Every year around this time, without fail, I feel it. After my annual spring cold, which feels like my body’s way of expelling winter, the first warm days reignite something in my soul. I want to throw on my running sneakers and take off; I want to start working on the vegetable garden, feel the soil between my fingers; I want to walk barefoot in the cool grass; ride horses through the woods to see the leaves unfurling on the trees; Cook risotto with spring peas and asparagus; Clean out my closets; open all the windows, let the fresh, damp spring air in; Read a book in the shade of a blooming cherry tree. I want to transport myself to my childhood bedroom and lie down on my little bed with the windows wide open at dusk to listen to the orchestra of peepers and crickets, playing their springtime symphony just for me.
Spring is the time of renewal, rebirth, resurrection. A time for healing.
This winter was heavy, heavier than any other winter I’ve ever experienced. Though I always tend to feel sad in the darker months, this winter had the added ingredient of grieving, grieving the loss of someone dear to me who died far too young and unexpectedly.
As a prenatal yoga teacher, I am often coaching my students on breathing through pain. Breathing through discomfort. Breathing because sometimes that’s all we can do. Breathing because our breath is home.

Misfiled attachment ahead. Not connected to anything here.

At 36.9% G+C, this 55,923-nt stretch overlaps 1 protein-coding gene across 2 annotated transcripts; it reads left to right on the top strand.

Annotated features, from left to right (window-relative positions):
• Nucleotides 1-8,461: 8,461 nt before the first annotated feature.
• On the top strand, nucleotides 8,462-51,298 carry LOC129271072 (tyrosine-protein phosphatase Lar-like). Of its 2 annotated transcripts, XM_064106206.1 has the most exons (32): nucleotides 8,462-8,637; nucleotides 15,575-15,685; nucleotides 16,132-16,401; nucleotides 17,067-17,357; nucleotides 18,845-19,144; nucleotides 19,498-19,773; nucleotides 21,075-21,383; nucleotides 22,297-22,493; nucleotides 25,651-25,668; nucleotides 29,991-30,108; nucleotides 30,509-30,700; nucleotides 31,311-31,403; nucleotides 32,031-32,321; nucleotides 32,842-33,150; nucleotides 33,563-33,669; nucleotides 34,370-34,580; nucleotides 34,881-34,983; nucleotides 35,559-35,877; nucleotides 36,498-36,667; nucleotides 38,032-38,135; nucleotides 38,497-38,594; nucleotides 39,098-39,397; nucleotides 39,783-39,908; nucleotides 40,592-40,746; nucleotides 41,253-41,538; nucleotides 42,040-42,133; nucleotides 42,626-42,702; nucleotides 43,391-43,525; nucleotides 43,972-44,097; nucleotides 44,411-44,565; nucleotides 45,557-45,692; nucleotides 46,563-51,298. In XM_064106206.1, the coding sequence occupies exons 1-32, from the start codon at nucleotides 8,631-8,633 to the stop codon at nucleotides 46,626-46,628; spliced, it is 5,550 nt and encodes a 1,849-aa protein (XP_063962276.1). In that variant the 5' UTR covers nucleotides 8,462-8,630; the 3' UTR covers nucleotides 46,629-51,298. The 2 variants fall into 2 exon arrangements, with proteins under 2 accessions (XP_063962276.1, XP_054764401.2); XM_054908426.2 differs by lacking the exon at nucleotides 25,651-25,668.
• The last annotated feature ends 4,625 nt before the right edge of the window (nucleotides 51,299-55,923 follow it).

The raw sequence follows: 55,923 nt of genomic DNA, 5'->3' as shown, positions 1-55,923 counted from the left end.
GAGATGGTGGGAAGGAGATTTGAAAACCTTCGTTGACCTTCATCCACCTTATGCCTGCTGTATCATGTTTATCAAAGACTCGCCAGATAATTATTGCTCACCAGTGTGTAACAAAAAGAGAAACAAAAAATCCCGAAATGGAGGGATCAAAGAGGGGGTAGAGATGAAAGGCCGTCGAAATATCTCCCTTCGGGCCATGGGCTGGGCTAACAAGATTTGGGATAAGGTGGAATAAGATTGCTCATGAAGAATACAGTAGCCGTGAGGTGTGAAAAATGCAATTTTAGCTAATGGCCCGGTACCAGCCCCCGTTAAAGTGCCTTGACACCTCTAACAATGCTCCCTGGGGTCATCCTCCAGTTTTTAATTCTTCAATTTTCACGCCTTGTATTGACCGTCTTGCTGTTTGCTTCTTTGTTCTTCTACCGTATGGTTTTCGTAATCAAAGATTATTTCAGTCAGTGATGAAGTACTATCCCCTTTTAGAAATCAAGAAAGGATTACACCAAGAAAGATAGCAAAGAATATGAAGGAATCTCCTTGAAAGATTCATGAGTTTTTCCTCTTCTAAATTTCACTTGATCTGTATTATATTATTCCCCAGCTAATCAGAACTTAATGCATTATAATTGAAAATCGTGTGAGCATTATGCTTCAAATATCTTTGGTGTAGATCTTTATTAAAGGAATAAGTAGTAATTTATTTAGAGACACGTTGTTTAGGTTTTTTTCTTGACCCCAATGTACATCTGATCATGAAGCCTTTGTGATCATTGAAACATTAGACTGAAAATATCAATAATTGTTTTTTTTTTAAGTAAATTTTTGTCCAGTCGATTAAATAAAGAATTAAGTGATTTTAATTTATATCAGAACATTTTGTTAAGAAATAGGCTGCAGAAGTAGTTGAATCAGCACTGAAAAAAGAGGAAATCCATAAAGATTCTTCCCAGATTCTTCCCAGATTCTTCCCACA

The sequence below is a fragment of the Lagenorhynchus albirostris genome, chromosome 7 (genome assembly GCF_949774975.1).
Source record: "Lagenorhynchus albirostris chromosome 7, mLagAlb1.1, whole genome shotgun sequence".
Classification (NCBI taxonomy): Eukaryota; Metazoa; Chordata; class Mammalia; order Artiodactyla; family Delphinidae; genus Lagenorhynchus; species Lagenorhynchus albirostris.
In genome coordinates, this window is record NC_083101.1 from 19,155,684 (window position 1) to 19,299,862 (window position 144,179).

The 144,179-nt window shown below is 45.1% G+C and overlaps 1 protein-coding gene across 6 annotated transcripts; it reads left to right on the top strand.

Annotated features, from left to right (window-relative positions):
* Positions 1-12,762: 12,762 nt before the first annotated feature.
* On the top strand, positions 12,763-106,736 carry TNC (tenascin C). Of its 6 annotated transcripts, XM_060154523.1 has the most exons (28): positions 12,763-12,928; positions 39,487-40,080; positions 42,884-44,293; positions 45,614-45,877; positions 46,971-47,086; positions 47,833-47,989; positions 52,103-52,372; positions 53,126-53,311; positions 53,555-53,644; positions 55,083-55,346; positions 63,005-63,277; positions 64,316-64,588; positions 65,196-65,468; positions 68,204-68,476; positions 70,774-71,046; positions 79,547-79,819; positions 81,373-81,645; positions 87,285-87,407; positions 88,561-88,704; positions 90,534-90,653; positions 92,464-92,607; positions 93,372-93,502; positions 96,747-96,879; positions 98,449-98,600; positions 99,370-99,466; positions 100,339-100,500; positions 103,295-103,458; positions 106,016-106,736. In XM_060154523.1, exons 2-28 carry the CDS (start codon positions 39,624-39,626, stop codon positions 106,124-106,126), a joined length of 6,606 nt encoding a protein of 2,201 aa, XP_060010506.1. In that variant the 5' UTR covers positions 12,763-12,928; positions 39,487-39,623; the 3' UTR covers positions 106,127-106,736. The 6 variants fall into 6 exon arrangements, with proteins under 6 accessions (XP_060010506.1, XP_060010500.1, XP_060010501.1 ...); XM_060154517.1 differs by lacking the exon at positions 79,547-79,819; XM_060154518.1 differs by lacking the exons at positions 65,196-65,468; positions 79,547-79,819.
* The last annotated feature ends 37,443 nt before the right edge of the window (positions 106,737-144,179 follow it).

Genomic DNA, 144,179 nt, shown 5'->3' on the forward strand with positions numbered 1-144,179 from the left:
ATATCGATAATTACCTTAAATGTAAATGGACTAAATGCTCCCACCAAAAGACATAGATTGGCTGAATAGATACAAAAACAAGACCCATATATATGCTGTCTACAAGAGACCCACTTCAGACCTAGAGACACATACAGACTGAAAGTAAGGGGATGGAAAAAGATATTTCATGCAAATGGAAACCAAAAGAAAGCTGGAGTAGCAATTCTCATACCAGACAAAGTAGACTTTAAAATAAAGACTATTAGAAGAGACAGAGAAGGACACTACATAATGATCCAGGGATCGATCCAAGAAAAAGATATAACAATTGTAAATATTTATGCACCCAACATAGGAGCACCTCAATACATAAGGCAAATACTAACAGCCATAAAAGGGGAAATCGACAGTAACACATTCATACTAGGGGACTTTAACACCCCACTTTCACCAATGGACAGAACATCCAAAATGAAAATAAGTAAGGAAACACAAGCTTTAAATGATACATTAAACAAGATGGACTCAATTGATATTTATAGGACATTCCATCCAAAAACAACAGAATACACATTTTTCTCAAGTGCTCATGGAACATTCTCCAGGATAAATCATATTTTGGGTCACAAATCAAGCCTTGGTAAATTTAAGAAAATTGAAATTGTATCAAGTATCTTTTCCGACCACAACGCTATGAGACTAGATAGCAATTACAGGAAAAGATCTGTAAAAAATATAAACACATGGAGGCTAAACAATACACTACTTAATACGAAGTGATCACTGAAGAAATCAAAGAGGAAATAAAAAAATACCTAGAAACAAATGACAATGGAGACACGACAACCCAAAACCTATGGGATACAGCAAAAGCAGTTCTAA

This winter, when my husband lost his 23 year old brother, Michael, in a car accident, he said to me one morning, “we need to learn how to breathe again.” How right he was.
I feel the moments when grief has a hold on me, when my breath stops entirely because my heart is aching from missing him. I’m learning how to live with him inside of me. It is difficult work, and not unlike labor.
I’m thankful for my practice, grateful it grants me awareness to notice my breath and to bring me back, time and time again.
I’m also thankful for spring, thankful that even after the darkest of winters, this season of rebirth can bring me such peace.
This year, we are planting our garden for Michael. When the arugula sprouts tiny leaves and the tomato plants start to flower, I’ll know that he is with me and that I am breathing… for him and for me.
Photo Credit: Erik Leigh Simmons